Myself, I'll go along with Wittgenstein in saying that its purpose is the clarification of our thoughts. On the opposite side, way out the way of the Continental tradition, even there you will find no mention of 'objectivity', or 'the way things really are'. Even more so than the Analytics, the Continentals are less concerned with what is as opposed to what appears.
  22. glaucon tending tangentially Registered Senior Member


    All it's saying is that, as far as I know, at best, such and such can be the case (or, more precisely: should be the case, if their experience is similar to mine). You know as well as I that we do go about making epistemological assumption about other all the time. But that practice doesn't require any ontological assumptions beyond the obvious: that those others exist.

    I never assumed any 'reality'.

    Which we do all the time. Any mathematical system, for example, is such a claim. Nonetheless, it works. It works, because we define the entire system. With our phenomenological environment, we cannot do that.

    Which is why it's not an ontological claim.

    I can see why you'd like to think of it as such, but the mistake is in granting a different sort of ontological status to thought-objects; thought-objects are not ontological, they're epistemological. You seem to be operating on an old school dualism, where every possible thought must have a correlate "independent entity" (ontological object). As long as one restricts oneself to not making claims of such sort, we can freely speak of limitations, and thus, only the epistemological.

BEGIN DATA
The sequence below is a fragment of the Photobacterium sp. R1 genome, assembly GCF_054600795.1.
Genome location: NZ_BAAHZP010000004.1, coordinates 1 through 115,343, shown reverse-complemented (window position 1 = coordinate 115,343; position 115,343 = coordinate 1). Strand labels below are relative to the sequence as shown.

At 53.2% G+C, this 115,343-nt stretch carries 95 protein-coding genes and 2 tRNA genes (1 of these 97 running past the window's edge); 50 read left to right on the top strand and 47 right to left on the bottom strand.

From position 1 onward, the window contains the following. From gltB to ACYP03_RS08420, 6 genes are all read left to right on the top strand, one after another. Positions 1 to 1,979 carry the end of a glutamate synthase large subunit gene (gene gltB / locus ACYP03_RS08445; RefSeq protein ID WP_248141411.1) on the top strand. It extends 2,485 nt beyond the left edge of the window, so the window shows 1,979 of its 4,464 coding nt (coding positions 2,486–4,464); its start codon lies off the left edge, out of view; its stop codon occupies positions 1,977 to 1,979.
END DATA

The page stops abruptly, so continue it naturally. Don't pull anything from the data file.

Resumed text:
See my comments above.

    In analysis, there is little need for ontological assumptions (such as you're using the term). If, as above, you're going to introduce the necessity of an ontological factor in ideas, perception, et.al., then, as history has shown, you're going to have a rough time. If everything presumes some sort of ontological claim, then you're going to have to re-define what "ontological" means.
    As it stands, it seems like you're interpreting "ontological" to necessarily mean something akin to "objective". But this is simply not the case; ontology refers not to what is, but rather to an organizational scheme (in what follows, note the utter lack of "reality" or "objective"):

    Philosophy Pages Dictionary: Ontology


    Branch of metaphysics concerned with identifying, in the most general terms, the kinds of things that actually exist. Thus, the "ontological commitments" of a philosophical position include both its explicit assertions and its implicit presuppositions about the existence of entities, substances, or beings of particular kinds. ​